Sitana attenboroughii was recently discovered in Kerala, in southern India. The lizard features a strikingly coloured fan on it dewlap. The rainbow-throated lizard was named in honour of the acclaimed documentary narrator, Sir David Attenborough.
Sitana attenboroughii was first documented in a recent paper by lead author Zeeshan Mirza, a researcher at the National Centre for Biological Sciences in Bengaluru, and co-author Mayaresh Ambekar. The researchers reportedly learned about this lizard from a friend and set out to investigate as no lizards of the Sitana genus were known to live in Kerala. At first, a similarity to the species Sitana visiri was noted but there are key differences between the lizards which meant that this recent discovery is an entirely new species. Unlike S. visiri, S. attenboroughii has a shorter but brightly coloured dewlap.
The impressive fan on S. attenboroughii‘s throat develops when males reach mating age and is used for attracting females, as well as for intimidating other males during territorial disputes. The new species is of average size for the genus, measuring about 5.5cm at full size. The species is observed to be something of a pest-controller, keeping the local population of insects under check.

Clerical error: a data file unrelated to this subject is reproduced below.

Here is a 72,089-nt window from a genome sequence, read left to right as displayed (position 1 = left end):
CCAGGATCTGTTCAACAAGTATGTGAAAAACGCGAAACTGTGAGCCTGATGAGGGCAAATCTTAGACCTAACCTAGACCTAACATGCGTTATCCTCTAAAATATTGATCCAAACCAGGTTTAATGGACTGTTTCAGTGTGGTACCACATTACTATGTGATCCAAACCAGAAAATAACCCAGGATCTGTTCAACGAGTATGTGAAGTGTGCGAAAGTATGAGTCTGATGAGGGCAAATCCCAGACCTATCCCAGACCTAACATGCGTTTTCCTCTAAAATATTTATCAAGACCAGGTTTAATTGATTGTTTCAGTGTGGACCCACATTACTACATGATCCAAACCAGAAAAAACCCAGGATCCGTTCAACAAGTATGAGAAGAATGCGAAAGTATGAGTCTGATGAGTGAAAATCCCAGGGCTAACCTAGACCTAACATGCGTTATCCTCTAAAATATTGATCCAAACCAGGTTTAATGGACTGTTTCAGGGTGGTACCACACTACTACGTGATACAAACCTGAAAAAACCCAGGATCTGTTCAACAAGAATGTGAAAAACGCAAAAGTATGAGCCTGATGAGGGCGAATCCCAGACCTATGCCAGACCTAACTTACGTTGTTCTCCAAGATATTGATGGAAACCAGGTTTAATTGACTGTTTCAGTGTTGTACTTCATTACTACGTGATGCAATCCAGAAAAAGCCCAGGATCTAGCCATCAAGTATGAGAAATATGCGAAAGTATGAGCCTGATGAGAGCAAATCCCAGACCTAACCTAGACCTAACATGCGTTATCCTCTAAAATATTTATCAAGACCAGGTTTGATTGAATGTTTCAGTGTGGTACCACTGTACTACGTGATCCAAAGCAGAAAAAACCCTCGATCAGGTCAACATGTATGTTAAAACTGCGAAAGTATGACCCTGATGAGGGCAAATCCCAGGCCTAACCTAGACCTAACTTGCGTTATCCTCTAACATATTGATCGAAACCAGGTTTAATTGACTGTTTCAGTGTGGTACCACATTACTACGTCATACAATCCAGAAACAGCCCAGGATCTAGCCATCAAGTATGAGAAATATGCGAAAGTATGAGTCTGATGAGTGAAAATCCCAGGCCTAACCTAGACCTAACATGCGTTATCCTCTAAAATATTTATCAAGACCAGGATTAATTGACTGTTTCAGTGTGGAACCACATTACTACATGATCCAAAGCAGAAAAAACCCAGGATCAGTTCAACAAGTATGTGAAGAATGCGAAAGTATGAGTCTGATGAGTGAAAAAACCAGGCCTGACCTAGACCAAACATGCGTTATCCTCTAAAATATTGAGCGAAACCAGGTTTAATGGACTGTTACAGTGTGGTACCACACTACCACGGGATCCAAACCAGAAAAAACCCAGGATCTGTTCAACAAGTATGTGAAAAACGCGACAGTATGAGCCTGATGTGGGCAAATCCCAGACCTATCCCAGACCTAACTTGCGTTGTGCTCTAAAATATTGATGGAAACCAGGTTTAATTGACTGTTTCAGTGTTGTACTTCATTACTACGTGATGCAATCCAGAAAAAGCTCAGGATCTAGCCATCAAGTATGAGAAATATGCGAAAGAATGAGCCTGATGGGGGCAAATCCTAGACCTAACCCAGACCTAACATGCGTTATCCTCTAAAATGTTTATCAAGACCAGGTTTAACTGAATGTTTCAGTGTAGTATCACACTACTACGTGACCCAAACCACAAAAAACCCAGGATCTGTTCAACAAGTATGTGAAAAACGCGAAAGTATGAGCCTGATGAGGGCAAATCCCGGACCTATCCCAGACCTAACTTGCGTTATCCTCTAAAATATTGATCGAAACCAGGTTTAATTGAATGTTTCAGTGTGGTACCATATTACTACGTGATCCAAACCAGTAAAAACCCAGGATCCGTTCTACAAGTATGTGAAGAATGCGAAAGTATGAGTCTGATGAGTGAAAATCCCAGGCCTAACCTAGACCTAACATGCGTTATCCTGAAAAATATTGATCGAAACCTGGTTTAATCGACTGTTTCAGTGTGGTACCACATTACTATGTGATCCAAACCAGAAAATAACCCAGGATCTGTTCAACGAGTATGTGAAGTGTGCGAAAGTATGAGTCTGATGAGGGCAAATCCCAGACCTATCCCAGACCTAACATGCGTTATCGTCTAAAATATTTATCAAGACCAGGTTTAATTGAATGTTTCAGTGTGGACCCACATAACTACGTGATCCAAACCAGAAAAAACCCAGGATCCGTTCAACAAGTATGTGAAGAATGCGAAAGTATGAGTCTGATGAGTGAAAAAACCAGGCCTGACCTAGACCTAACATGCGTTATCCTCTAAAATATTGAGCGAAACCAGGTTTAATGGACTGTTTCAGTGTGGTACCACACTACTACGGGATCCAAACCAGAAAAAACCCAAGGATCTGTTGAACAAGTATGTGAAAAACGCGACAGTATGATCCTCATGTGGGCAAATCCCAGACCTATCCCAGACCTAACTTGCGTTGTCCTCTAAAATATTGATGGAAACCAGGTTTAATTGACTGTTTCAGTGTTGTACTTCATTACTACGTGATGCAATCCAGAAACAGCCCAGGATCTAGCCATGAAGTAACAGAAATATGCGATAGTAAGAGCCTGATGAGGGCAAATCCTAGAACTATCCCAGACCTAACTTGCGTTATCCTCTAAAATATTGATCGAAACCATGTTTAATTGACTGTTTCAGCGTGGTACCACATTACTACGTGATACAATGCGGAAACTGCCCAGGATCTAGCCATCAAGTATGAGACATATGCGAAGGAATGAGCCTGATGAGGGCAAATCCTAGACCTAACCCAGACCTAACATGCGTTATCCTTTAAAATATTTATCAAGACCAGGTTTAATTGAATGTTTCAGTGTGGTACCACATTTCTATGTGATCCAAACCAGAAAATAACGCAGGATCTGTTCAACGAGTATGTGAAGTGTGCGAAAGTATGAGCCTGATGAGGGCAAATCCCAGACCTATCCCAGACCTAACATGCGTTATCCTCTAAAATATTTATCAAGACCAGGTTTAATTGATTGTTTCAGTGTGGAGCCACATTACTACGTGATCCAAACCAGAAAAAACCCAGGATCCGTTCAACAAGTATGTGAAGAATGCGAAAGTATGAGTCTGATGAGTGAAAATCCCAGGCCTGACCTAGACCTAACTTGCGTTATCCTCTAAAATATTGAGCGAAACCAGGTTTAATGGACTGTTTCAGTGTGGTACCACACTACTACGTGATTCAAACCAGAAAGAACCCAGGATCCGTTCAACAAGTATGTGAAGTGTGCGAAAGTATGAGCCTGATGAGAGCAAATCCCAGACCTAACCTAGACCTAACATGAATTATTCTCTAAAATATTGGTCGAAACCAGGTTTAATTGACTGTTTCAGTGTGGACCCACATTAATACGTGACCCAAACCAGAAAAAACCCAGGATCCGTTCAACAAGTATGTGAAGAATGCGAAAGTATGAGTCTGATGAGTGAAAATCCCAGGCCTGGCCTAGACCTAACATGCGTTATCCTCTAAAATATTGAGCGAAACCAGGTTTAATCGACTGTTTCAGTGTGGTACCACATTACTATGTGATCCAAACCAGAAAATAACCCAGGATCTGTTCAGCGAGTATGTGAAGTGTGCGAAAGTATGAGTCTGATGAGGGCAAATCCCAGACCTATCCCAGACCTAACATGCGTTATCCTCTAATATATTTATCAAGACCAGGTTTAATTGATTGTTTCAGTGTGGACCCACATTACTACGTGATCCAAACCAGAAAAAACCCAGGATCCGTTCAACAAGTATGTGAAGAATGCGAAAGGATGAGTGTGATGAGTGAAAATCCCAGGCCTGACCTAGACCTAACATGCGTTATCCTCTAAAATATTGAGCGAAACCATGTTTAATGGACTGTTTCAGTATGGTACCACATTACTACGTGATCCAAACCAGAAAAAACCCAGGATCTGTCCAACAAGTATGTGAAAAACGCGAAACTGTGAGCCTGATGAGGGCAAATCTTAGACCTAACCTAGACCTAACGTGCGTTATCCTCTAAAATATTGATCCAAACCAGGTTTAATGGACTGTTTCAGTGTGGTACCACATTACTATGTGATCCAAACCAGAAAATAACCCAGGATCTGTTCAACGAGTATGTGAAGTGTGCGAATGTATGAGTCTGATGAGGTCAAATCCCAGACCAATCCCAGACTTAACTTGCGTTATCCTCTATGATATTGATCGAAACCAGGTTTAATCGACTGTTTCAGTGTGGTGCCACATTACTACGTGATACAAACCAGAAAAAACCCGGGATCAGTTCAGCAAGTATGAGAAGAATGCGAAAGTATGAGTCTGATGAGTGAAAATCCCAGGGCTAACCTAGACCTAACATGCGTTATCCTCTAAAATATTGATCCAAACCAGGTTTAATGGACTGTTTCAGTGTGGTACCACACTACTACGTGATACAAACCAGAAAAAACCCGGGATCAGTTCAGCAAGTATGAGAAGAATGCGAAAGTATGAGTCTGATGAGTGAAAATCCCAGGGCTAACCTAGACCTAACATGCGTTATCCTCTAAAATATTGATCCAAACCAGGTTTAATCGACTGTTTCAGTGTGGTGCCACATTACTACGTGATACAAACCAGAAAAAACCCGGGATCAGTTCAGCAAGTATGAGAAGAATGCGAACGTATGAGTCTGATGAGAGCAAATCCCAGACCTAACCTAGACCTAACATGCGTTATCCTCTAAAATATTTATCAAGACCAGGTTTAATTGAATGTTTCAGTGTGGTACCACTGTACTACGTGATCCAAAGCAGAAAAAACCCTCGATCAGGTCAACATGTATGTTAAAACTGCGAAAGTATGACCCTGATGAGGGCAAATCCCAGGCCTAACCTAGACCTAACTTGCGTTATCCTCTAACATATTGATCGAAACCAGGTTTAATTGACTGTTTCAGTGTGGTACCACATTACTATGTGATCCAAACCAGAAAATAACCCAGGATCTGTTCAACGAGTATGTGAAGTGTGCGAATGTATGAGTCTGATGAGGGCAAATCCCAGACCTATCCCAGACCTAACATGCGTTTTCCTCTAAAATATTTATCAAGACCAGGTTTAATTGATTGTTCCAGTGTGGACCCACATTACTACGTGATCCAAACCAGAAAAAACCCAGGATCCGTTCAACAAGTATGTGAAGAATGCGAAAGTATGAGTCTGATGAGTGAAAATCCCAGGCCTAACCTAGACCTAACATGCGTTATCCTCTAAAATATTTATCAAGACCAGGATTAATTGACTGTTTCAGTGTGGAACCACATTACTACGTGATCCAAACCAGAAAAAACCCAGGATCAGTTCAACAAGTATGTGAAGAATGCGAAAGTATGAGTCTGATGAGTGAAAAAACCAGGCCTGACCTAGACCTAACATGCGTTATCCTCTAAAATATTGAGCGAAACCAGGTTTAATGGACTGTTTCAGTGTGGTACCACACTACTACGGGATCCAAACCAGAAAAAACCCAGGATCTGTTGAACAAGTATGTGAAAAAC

Sitana attenboroughii‘s short lifespan is estimated to be about 3 months and, more critically, its very small habitat is at risk. It is currently only known to inhabit Poovar Beach in Kerala. Mirza and his research team have reportedly applied for a preservation status for the area to ensure S. attenboroughii‘s continued survival and so that further research can be carried out.
According to the Bangalore Mirror, there has been a remarkable increase in the number of Indian lizard species being discovered across the last decade. Further research into India’s wilderness may be the most logical step to learning more about any species still waiting to be found. However, it’s also clear that many species may be at risk even before their discovery and great care must be taken to ensure their survival.